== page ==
SYMPOSIA PAPER Published: 01 January 1990

A Fracture Mechanics Test Automation System for a Basic Research Laboratory


Successful selection of a material test automation strategy, hardware, and software depends on careful evaluation of the requirements of the target laboratory. Some of the criteria include the type of testing (single event, continuous), the laboratory mission (basic research, production testing, quality assurance), the operator's level of understanding of the testing and automation system, the available laboratory space, and the financial constraints. This paper discusses automation strategy, hardware, and software that have been used to automate a basic research laboratory performing fatigue crack propagation testing under a variety of test conditions including elevated temperatures.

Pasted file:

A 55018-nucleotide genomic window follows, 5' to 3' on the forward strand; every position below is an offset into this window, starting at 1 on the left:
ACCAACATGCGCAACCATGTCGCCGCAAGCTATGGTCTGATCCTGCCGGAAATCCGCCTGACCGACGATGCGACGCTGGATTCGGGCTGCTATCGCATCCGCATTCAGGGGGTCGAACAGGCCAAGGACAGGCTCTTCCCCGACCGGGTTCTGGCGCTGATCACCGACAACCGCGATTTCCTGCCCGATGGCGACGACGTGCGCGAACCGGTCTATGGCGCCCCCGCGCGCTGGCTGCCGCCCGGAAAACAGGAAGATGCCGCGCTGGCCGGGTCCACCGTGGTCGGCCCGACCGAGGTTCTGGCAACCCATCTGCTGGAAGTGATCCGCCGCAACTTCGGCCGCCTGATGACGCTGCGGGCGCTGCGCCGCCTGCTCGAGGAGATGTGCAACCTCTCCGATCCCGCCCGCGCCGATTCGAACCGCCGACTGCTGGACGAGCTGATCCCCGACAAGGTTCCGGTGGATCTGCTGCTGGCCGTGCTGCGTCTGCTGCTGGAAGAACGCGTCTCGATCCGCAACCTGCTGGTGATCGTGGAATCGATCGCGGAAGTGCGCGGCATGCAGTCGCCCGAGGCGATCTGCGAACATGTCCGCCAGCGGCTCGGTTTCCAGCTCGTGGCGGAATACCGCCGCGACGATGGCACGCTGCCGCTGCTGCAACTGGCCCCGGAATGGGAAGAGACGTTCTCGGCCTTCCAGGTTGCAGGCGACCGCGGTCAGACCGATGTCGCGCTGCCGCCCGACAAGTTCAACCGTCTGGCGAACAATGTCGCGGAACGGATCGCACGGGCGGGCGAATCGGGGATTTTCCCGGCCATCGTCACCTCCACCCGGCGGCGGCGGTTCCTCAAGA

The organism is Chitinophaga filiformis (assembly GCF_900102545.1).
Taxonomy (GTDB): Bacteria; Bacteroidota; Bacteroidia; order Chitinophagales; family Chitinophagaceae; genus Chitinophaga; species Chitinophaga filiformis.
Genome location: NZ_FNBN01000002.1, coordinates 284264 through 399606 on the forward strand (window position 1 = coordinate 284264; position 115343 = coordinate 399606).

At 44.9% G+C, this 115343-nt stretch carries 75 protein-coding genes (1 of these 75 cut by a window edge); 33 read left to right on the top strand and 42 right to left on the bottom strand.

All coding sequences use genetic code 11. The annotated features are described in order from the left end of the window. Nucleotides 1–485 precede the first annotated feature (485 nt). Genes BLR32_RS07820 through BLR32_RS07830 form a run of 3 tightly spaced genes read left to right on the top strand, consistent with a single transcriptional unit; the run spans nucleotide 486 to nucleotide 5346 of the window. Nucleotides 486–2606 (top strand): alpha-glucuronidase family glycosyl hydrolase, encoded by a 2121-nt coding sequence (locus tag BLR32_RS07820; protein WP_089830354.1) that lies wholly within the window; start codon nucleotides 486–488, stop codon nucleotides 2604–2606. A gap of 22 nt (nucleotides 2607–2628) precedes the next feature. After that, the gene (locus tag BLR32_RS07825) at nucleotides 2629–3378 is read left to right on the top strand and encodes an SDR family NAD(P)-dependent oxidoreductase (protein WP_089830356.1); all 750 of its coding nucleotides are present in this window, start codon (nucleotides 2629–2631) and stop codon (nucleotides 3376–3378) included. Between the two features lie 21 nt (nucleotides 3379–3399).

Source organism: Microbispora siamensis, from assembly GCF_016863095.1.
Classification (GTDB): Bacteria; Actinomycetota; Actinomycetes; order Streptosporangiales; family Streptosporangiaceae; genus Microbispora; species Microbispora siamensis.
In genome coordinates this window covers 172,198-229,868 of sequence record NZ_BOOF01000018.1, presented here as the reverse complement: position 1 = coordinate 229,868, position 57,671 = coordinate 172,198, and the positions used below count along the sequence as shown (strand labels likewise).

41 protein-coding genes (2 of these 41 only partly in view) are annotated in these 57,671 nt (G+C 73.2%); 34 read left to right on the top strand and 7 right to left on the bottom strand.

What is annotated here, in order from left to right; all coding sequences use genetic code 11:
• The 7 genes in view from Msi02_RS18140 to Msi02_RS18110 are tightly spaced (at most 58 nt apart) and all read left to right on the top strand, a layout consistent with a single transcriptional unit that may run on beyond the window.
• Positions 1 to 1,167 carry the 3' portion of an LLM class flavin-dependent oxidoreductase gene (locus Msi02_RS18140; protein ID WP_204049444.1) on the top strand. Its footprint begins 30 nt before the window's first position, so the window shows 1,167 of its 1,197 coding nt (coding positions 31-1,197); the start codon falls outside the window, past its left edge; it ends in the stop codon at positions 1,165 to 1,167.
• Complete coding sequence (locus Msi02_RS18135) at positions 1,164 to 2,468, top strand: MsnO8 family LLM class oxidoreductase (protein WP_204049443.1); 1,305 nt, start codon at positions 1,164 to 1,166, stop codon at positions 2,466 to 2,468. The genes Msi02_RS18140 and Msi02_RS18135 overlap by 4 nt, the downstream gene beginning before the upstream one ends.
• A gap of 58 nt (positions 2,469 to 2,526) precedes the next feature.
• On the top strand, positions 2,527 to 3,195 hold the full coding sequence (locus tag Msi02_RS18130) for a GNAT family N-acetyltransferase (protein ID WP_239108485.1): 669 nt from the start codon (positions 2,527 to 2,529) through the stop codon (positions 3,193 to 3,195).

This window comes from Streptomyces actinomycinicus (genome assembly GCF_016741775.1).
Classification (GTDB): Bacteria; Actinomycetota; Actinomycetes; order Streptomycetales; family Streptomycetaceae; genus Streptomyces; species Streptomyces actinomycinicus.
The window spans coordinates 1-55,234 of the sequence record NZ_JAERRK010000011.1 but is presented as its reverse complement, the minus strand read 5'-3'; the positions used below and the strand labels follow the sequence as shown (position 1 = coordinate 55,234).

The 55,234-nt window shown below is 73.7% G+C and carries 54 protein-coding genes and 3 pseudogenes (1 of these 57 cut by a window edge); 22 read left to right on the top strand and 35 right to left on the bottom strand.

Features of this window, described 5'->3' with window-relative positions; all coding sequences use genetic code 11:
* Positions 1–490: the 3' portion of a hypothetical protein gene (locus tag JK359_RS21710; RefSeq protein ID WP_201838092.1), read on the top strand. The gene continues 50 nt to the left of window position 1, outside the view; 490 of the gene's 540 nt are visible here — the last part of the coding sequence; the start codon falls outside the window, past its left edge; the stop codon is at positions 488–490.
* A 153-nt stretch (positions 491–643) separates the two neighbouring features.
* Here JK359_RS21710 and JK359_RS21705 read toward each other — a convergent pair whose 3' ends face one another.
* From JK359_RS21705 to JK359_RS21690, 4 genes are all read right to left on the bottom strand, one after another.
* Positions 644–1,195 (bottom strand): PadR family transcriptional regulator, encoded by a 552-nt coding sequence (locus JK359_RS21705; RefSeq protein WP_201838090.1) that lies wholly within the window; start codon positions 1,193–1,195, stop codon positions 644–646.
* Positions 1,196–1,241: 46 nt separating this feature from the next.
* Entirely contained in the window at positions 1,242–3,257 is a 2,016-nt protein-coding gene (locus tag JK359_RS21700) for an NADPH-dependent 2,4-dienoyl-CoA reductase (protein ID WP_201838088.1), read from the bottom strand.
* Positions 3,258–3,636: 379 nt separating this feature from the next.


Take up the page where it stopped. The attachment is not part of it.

A microcomputer and smart peripheral equipment are used as a hardware platform to perform real-time test control. The material analysis and test environment (MATE) software has been developed in-house to satisfy a broad range of current and future requirements. MATE is discussed in terms of its ability to meet the criteria set forth for the laboratory both for real-time automated test control and for quasi-real-time analysis of the data as the test proceeds. The software is designed to provide maximum flexibility as demanded by the basic research mission of the laboratory. The software presents a logical graphical operator interface to the user that is suitable for use by the technical and scientific staff.

Author Information

Hartman, GA
University of Dayton Research Institute, Dayton, OH
Ashbaugh, NE
University of Dayton Research Institute, Dayton, OH
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Developed by Committee: E08
Pages: 95–110
DOI: 10.1520/STP25033S
ISBN-EB: 978-0-8031-5149-9
ISBN-13: 978-0-8031-1401-2